Actor-writer-director-photographer-hellion Dennis Hopper has passed away at the age of seventy-four. He made his big-screen debut In Nicholas Ray's REBEL WITHOUT A CAUSE, incited a cinematic revolution with EASY RIDER, burned out, rose from the ashes, and generally kicked life's ass until his body gave out.
Where do you start with a man like Dennis Hopper?
His influence on American movie culture cannot be overstated: with EASY RIDER, he exploded conventional notions of what kinds of films audiences will pay to see. The picture connected with young people at a time when they were beginning to expand their minds with a variety of substances, and its success was so baffling to the studios that they essentially threw their hands up and let a new generation of directors do their thing.
But there was no replicating EASY RIDER. No film - fiction or documentary - has more perfectly captured the tenor of its time; it's a visceral, pissed-off reaction to a fractious and confused moment in American history. And it was written, shot and edited to appeal to a specific type of viewer - one that would adjust their perspective accordingly pre-film, and let the peculiar editorial rhythms carry them along. It's a different experience every time, but, to my mind at least, it's always speaking specifically to 1969 and the possibility of a groovy new world.
Then the '70s happened.
Hopper's second directorial effort was THE LAST MOVIE, an utter disaster of a picture that, at the time, made EASY RIDER look like more of a random mistake than a work of untamed genius (it's a mess, but impossible to dismiss). As a filmmaker, Hopper appeared to be finished. With his drug use out of control, this was the wilderness period - and the derangement of this era is on full, frightening display in Philippe Mora's MAD DOG MORGAN, in which Hopper's madness seems to overwhelm that of the outlaw he's playing. He was equally errant in Francis Ford Coppola's APOCALYPSE NOW. And yet Hopper had it in him to pull off a comparatively quiet and nuanced performance as Tom Ripley in Wim Wenders's 1977 triumph, THE AMERICAN FRIEND; whatever was going on in his life while he shot this movie (and he was reportedly far from well-behaved on set), it's not really evident on screen.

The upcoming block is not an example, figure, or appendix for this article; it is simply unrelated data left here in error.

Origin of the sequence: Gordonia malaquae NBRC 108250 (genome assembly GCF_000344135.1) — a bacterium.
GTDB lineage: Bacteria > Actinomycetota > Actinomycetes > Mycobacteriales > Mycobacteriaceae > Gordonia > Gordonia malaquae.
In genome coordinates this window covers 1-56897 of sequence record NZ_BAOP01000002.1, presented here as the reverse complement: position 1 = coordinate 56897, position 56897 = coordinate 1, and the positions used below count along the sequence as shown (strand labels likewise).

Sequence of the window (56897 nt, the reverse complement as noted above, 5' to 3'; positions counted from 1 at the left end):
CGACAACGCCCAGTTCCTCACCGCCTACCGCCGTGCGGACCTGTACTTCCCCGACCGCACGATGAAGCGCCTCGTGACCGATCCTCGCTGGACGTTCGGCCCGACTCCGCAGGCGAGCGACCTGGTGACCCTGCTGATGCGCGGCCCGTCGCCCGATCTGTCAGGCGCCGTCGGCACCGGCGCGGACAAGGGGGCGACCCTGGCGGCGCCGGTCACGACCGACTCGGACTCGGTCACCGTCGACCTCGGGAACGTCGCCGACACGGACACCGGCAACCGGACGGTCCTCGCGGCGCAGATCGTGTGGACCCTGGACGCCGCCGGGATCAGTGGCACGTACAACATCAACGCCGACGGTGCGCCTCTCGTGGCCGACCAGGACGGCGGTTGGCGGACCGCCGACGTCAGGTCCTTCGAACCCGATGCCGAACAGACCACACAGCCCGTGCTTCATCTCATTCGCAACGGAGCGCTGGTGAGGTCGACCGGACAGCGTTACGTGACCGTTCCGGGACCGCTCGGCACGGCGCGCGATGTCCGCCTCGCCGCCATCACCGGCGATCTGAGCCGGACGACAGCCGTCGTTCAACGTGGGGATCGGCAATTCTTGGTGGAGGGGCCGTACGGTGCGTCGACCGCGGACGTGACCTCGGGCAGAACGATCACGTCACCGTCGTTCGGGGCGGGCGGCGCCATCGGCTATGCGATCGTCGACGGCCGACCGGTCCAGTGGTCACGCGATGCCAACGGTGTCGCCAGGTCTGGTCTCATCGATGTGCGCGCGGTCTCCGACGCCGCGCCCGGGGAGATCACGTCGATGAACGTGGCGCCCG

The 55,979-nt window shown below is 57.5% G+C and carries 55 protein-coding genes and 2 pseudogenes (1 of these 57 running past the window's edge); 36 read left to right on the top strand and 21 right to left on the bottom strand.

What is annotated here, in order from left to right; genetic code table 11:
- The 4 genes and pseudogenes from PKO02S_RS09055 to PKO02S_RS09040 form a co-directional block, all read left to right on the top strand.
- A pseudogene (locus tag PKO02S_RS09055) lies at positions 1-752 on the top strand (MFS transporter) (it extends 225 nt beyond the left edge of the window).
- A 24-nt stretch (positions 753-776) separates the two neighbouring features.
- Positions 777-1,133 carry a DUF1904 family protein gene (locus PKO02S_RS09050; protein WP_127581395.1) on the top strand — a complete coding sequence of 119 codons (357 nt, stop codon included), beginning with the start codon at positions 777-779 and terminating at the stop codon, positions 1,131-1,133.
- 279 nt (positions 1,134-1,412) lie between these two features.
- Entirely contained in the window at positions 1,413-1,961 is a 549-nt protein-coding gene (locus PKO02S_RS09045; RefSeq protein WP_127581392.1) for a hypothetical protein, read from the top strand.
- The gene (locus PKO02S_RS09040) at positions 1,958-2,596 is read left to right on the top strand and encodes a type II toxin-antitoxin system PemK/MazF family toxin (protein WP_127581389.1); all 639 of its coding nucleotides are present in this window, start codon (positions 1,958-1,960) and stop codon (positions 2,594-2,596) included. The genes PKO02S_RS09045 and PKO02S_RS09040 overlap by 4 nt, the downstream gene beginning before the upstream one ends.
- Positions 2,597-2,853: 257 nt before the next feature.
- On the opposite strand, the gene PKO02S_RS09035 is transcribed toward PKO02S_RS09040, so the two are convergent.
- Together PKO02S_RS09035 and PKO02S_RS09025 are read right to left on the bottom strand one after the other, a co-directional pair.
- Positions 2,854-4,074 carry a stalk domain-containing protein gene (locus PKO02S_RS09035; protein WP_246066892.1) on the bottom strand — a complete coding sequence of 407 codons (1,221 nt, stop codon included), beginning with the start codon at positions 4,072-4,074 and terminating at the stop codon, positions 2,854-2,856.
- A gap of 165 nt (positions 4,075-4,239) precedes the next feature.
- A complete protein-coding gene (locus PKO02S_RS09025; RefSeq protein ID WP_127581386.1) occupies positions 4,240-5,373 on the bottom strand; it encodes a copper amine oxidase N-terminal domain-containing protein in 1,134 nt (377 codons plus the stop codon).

Hopper returned to directing in 1980 with OUT OF THE BLUE, which at least got him back in the good graces of film critics (I've only seen it once, and, having read a couple of fascinating reviews today, feel the need to revisit it immediately). But it wasn't until his magical 1986 - when he delivered four of his greatest performances in BLUE VELVET, RIVER'S EDGE, THE TEXAS CHAINSAW MASSACRE 2 and HOOSIERS (for which he was received his first and only Best Supporting Actor nomination) - that Hollywood finally forgave his past transgressions. From this point forward, Hopper the actor was deluged with offers, and it feels like he took most of them. Hopper also briefly reignited his filmmaking career when COLORS became a surprise box office hit in 1988, but that momentum ground to a halt when THE HOT SPOT failed to catch on critically or commercially (though it later found a hormonally-charged following on cable). His last feature was 1994's CHASERS, which felt like work.
And so the rest of his film career was dedicated to acting, and while he took many roles in many less-than-stellar movies, there was no shortage of classic Hopper performances. He was deliciously menacing in RED ROCK WEST, entertainingly unhinged in SPEED and WATERWORLD, and hugely sympathetic in his ballsy "Sicilian" showdown with Christopher Walken in TRUE ROMANCE. He even lampooned his "crazy" persona in a series of Nike ads. Hopper was having fun, and we were relieved that he was away from the brink - even though teetering over it was what made him a legend.
And so Dennis Hopper has earned his rest. Thanks for the last forty-one years of cinema, man. Ride easy.